Fixing our broken education system and the myriad problems currently crippling it, is therefore the first and most important step we can take as a nation to fix all our other problems
This year has highlighted how imperative it has become for our education system to be rebuilt.
It is not that our education sector is without its success stories: From the ashes of 1971, when our illiteracy rate stood at a miserable 80%, we have improved greatly to reach the position we are in now.
But, when it comes to quality, we have lagged behind immensely.
Our combined national budget for education stands somewhere around Tk30,000 crore. And this is nowhere near the amount required for all the work that the system needs.
The last year has brought into focus how desperate the current situation is: Question paper leaks are rampant, corruption is widespread, and students are overly dependent on coaching centres for grades.
And, as it stands, those who somehow manage to survive the brunt of the education system, come out with little to no useful skills that they can apply in their adult lives, thanks to the poor quality of teaching and assessment.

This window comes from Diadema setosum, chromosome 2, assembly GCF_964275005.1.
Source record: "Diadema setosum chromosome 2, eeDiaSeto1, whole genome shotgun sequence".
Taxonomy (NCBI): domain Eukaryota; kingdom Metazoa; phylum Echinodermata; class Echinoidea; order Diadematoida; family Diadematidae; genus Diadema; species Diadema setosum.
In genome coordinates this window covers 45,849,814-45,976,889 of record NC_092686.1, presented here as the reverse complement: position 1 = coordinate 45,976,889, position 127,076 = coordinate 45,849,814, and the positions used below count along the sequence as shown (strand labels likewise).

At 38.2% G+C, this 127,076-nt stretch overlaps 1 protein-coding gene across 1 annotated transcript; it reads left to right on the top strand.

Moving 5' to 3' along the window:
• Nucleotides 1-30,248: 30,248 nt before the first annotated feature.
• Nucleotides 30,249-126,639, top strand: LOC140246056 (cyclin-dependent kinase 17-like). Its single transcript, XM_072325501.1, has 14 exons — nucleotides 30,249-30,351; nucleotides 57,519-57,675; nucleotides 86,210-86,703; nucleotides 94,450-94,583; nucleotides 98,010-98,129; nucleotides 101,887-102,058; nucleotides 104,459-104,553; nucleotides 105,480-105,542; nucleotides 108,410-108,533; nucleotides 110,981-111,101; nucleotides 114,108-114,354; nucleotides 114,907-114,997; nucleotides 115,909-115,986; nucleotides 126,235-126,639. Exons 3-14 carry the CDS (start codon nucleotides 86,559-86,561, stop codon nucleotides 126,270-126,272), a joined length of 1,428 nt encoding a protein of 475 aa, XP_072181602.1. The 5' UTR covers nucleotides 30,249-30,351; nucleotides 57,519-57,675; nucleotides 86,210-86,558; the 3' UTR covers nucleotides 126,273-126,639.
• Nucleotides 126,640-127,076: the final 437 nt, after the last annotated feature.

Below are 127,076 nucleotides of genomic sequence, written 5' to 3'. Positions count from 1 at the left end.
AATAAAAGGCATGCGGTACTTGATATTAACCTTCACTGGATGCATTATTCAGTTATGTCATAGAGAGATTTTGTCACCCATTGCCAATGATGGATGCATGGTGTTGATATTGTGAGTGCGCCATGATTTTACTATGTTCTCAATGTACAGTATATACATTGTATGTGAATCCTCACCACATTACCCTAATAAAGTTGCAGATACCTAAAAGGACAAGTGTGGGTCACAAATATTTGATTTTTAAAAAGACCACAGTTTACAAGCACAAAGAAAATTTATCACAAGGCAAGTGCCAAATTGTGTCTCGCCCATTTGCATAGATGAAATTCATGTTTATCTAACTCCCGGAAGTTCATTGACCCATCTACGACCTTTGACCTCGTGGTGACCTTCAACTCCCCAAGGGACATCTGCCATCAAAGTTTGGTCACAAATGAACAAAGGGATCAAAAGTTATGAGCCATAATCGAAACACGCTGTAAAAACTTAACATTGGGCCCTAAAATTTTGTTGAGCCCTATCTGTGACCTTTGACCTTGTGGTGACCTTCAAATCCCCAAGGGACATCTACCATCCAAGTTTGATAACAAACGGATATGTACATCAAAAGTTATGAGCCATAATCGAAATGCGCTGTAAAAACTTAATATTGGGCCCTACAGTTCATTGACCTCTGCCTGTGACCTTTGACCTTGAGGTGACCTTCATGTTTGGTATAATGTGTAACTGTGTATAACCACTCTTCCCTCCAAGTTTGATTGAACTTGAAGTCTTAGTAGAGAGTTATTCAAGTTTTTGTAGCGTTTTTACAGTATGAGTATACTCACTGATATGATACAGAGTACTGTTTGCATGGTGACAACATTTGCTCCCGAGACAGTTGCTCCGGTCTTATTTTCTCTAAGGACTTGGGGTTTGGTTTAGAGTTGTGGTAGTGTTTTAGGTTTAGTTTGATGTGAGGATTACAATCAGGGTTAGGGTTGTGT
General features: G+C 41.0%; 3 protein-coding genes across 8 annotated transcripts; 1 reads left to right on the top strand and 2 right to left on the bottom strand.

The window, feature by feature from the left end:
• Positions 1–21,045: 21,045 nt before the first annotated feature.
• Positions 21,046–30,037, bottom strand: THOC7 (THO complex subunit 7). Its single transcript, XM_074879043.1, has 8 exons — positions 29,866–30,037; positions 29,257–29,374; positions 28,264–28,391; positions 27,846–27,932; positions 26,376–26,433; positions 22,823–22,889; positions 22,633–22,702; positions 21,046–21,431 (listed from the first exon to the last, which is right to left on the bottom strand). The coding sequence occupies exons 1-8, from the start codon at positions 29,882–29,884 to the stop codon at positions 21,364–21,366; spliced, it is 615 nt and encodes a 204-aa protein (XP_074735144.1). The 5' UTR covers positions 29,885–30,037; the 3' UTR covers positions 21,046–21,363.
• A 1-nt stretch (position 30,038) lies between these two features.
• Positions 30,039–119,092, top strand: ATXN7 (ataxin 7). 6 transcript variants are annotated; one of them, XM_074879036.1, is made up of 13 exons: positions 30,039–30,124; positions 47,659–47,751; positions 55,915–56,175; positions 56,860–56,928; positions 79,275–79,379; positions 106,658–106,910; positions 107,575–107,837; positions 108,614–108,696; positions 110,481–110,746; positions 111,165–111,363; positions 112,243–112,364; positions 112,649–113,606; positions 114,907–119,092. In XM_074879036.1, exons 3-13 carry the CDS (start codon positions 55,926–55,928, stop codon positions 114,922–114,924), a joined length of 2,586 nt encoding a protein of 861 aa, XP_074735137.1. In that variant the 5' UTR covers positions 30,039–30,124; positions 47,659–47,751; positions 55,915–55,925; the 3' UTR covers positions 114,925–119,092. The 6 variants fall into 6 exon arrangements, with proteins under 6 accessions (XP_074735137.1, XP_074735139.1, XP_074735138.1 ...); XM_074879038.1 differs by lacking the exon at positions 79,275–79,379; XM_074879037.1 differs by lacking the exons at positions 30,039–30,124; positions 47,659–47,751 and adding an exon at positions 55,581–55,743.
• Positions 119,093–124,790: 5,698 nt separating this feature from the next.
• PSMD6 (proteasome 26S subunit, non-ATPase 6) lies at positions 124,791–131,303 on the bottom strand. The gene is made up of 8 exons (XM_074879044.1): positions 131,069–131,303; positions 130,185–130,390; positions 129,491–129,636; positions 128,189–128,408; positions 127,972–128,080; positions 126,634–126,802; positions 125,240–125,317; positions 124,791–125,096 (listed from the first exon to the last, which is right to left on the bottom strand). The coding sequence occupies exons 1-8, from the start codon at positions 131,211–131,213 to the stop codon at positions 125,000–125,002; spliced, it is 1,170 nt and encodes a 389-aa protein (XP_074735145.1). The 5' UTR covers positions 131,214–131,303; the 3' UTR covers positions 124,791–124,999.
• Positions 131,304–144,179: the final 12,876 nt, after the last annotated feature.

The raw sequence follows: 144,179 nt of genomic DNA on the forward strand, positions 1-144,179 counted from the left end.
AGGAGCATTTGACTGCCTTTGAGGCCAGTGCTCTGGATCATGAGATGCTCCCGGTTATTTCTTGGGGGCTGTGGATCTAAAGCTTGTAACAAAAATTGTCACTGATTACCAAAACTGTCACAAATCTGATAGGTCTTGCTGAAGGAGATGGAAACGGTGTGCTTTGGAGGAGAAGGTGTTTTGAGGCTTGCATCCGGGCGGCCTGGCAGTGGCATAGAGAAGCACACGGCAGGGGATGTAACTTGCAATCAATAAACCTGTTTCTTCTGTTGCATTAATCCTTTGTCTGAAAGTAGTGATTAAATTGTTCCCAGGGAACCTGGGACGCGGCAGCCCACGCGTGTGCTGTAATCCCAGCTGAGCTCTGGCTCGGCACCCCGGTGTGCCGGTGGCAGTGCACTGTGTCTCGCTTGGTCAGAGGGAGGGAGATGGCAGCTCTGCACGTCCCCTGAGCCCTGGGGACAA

The system also lacks long-term planning. With our ICT sector contributing billions of dollars as an export industry, why are there not more opportunities in primary education for students to learn technological skills? Why is there no availability of vocational education, which could provide training in learning essential skills in employment?
The government must understand that education is the bedrock of development and the base on which a nation stands; especially one like Bangladesh, which has dreams of achieving middle-income status.
Fixing our broken education system and the myriad problems currently crippling it, is therefore the first and most important step we can take as a nation to fix all our other problems.
And it needs to be done as soon as possible.